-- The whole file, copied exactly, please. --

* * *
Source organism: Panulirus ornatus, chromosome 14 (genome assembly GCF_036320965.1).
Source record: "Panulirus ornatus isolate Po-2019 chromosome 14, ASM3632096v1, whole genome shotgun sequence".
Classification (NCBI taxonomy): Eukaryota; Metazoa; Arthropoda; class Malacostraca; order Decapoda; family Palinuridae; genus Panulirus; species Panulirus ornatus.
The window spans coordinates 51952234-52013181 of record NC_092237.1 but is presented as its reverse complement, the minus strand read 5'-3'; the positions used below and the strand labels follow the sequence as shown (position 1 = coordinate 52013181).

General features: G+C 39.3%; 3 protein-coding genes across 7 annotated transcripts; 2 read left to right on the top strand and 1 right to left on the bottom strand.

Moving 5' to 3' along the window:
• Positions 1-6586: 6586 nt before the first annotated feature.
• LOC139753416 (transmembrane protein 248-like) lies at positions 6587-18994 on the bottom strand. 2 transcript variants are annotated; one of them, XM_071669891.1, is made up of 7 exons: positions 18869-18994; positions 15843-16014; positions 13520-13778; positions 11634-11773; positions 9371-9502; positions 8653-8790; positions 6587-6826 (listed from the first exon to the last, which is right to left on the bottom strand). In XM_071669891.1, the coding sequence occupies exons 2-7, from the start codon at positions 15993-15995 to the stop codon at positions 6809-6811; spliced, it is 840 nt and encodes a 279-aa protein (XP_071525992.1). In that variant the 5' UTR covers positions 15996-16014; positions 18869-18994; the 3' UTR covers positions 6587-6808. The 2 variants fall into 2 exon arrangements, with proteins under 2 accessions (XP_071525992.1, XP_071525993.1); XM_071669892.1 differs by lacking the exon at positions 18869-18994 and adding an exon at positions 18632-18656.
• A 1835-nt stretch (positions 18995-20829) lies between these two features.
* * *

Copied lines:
Source organism: Panulirus ornatus, chromosome 14 (genome assembly GCF_036320965.1).
Source record: "Panulirus ornatus isolate Po-2019 chromosome 14, ASM3632096v1, whole genome shotgun sequence".
Classification (NCBI taxonomy): Eukaryota; Metazoa; Arthropoda; class Malacostraca; order Decapoda; family Palinuridae; genus Panulirus; species Panulirus ornatus.
The window spans coordinates 51952234-52013181 of record NC_092237.1 but is presented as its reverse complement, the minus strand read 5'-3'; the positions used below and the strand labels follow the sequence as shown (position 1 = coordinate 52013181).

General features: G+C 39.3%; 3 protein-coding genes across 7 annotated transcripts; 2 read left to right on the top strand and 1 right to left on the bottom strand.

Moving 5' to 3' along the window:
• Positions 1-6586: 6586 nt before the first annotated feature.
• LOC139753416 (transmembrane protein 248-like) lies at positions 6587-18994 on the bottom strand. 2 transcript variants are annotated; one of them, XM_071669891.1, is made up of 7 exons: positions 18869-18994; positions 15843-16014; positions 13520-13778; positions 11634-11773; positions 9371-9502; positions 8653-8790; positions 6587-6826 (listed from the first exon to the last, which is right to left on the bottom strand). In XM_071669891.1, the coding sequence occupies exons 2-7, from the start codon at positions 15993-15995 to the stop codon at positions 6809-6811; spliced, it is 840 nt and encodes a 279-aa protein (XP_071525992.1). In that variant the 5' UTR covers positions 15996-16014; positions 18869-18994; the 3' UTR covers positions 6587-6808. The 2 variants fall into 2 exon arrangements, with proteins under 2 accessions (XP_071525992.1, XP_071525993.1); XM_071669892.1 differs by lacking the exon at positions 18869-18994 and adding an exon at positions 18632-18656.
• A 1835-nt stretch (positions 18995-20829) lies between these two features.